Wednesday, December 15, 2010

Favre’s act has overshadowed what may be the most remarkable iron man streak in sports history; Comments on the comments

Here’s what is really a shame about the way Brett Favre’s extraordinary streak of 297 consecutive starts ended on Monday: It was greeted by a lot of yawns. Part of that is because of the way this season has gone for Favre: Bad team, all the questions about his text messages to the former Jets hostess; the firing of his coach; the interceptions.

But it goes beyond that. I said on a TV show on Monday about an hour before it was announced that Favre was going to be inactive that I thought he’d play. Why? Because how many times has he cried wolf before? How many times has ESPN ‘learned,’ that Favre doesn’t think he’ll play on Sunday. Or that he’s going to retire? Or that he’s REALLY going to retire?

All the drama queen stuff just got old for everyone and people almost stopped paying attention. Did you hear Favre may not play on Sunday? Oh wait, here’s another scoop, the sun is going to rise in the east tomorrow.

By sheer coincidence I was at Camden Yards the night Cal Ripken Jr. finally ended his streak. After playing 2,632 games in a row and breaking—by a wide margin—what many people considered the most unbreakable record there was in sports—Ripken just decided it was time. On the last Sunday night of the 1998 season with the Orioles playing their last home game, Ripken walked into manager Ray Miller’s office and just said, “it’s time.” Miller wrote Ryan Minor’s name into the lineup at third base and The Streak came to an end.

Ripken didn’t whisper to anyone in the media that he was thinking about ending the streak or that he was hurt or that he might or might not play on a given night. In fact, Ripken was just the opposite. He preferred to NEVER talk about the streak. I still remember in 1992 when I was working on my first baseball book, I had breakfast with Ripken one morning in Milwaukee. Ripken was, I thought, very open and honest with me that season. But when I started a sentence by saying, “you know, if you stay healthy you would get to 2,130 in 1995…” he literally clapped his hands over his ears.

“Please,” he said. “I’m really superstitious. If you talk about it too much it may never happen.”

Of course it did and the night Ripken broke the record, September 6, 1995 is still one of the most memorable evenings I’ve ever had in a ballpark. The night he ended the streak wasn’t as dramatic—no presidents in attendance; no 22 minute pause in the game for Ripken to take a victory lap; no speeches afterwards. But I will always remember the sight of the entire ballpark coming to its feet after the first out of the game when it became official that Ripken wasn’t in the lineup to applaud for him. And I’ll never forget the sight of the Yankees all coming out of their dugout to join the ovation and pay tribute to Ripken.

Ripken always wanted the streak to end quietly. Favre wanted to MAKE SURE EVERYONE WAS PAYING ATTENTION. Of course it will be interesting to see now how the NFL handles the whole texting issue now that the streak is over. You can bet no one was more relieved than Commissioner Roger Goodell that he now doesn’t have to worry about being the one to end Favre’s streak with a suspension or be concerned that if he doesn’t see fit to suspend Favre that people will say he’s ruling that way to keep the streak intact.

The saddest part of Favre’s whole act is that it has overshadowed what may be the most remarkable iron man streak in sports history. I know you can make arguments for Ripken’s because it was over so many years and he had to go out there day after day. He never continued the streak by playing one inning or coming up once and then coming out of the game. In fact, throughout most of the streak he never missed an INNING.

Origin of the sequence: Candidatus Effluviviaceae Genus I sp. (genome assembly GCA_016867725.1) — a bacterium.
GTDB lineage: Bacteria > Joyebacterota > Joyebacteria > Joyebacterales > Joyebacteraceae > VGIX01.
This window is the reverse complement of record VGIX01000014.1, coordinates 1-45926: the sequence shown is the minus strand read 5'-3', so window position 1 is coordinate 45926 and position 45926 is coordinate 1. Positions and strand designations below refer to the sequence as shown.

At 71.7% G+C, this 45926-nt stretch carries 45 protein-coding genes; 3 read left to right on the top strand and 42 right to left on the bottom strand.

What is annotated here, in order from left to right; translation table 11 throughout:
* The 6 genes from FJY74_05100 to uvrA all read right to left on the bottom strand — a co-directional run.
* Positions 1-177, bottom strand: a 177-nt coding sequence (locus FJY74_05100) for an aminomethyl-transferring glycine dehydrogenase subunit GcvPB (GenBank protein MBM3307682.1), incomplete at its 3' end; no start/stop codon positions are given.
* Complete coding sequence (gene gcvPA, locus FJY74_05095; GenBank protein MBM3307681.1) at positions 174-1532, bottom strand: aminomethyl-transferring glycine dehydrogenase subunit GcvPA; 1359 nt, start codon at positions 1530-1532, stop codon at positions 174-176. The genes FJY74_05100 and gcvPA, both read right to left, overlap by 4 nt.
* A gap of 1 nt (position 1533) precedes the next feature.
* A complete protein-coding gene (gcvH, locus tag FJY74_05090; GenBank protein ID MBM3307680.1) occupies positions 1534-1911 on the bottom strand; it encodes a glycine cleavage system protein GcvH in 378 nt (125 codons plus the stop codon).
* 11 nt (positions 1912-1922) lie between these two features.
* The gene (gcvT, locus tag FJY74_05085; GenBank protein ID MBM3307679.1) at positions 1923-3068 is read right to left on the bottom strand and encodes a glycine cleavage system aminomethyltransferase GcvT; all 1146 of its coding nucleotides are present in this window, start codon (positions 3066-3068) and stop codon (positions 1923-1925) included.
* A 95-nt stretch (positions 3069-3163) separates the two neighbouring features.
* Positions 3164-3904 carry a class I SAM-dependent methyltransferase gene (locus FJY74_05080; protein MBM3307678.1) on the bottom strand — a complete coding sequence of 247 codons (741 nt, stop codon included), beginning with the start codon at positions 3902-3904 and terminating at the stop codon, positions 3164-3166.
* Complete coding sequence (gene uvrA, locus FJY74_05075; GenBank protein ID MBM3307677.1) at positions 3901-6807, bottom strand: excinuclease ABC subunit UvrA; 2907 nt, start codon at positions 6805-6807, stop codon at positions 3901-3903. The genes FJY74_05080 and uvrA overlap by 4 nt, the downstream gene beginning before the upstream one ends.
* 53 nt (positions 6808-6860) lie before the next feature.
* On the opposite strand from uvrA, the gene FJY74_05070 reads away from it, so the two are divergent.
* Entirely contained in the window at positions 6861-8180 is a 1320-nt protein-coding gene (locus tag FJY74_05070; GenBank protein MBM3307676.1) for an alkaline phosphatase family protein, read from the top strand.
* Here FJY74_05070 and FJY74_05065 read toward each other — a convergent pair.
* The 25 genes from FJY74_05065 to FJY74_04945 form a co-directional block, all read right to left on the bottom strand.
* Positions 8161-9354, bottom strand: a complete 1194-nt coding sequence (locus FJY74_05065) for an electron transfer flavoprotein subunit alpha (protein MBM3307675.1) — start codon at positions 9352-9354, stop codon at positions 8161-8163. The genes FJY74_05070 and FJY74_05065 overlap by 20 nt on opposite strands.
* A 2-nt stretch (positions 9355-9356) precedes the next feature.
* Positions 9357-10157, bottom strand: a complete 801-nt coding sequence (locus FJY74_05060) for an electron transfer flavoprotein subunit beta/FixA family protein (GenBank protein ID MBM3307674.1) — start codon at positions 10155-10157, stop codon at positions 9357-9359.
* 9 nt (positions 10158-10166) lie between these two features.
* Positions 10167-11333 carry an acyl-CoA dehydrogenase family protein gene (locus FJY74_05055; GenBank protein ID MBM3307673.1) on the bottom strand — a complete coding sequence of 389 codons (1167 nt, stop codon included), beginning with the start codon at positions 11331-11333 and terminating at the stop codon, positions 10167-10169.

That said, to play almost 19 years as an NFL quarterback without missing a game—and most of the time Favre played the entire game—is amazing. There’s some luck involved certainly, but the number of times Favre hobbled out there on days when standing up to walk out of the locker room was probably a challenge, is almost uncountable. I know from my experience spending a season with an NFL team that EVERYONE on an NFL team is hurting the last half of the season. The way Favre put himself out there and took the pounding he did time after time, year after year is a stunning feat of toughness and grit.

And yet, he will end his career more as a punch-line than as an icon. That’s not the way it should be. But it is of his own doing. He’s all but replaced ‘Hamlet,’ as the all-time ‘to be or not to be,’ character. Good night tough quarterback.

I only wish you’d given yourself a better ending.


A couple of notes to a few of my big fans…First, Caps fans: Look, I understand about hockey fans (soccer fans too). On the one hand, you get upset because your team and your sport doesn’t get enough attention. On the other hand you get apoplectic when someone who doesn’t go to 82 games every season, writes or says something about your beloved team and sport. Many of you think I’m a moron for saying the Caps could use an experienced goalie. Many of you said the EXACT same thing a year ago when I wondered if Jose Theodore was good enough to win a Stanley Cup. How’d that work out? I did NOT say that Michal Neuvirth and Semyon Varlamov will never be good, very good or even great goalies in the NHL. The question I raised was this: Are they good enough to win a Cup THIS YEAR? That’s what George McPhee must decide.

This notion that other teams have ‘figured out,’ the Caps based on last year’s Montreal series is ridiculous—with all due respect to my colleagues at The Washington Post. Check the shots-on-goal in that series. Check the serious scoring chances the Caps had vs. the serious scoring chances the Canadiens had. Those of you who said, “Hey did (Jaroslav) Halak take the Canadiens to the Cup?” the answer is no, he didn’t, just through the Caps to the conference finals as a No. 8 seed. Those who pointed out that the goalies for the Blackhawks and Flyers weren’t exactly immortals are right too. But folks, you don’t need a great goalie to win the Cup, you need a goalie playing great.

I’m old enough to remember Ken Dryden against the Bruins in 1970. A great goalie doesn’t mean you win, but it sure as hell enhances your chances. Sure, another defensemen or center would help the Caps. But to be dismissive of the notion that maybe they don’t have the goalie in place to win THIS YEAR is short-sighted—no matter how defensive Bruce Boudreau gets on the subject.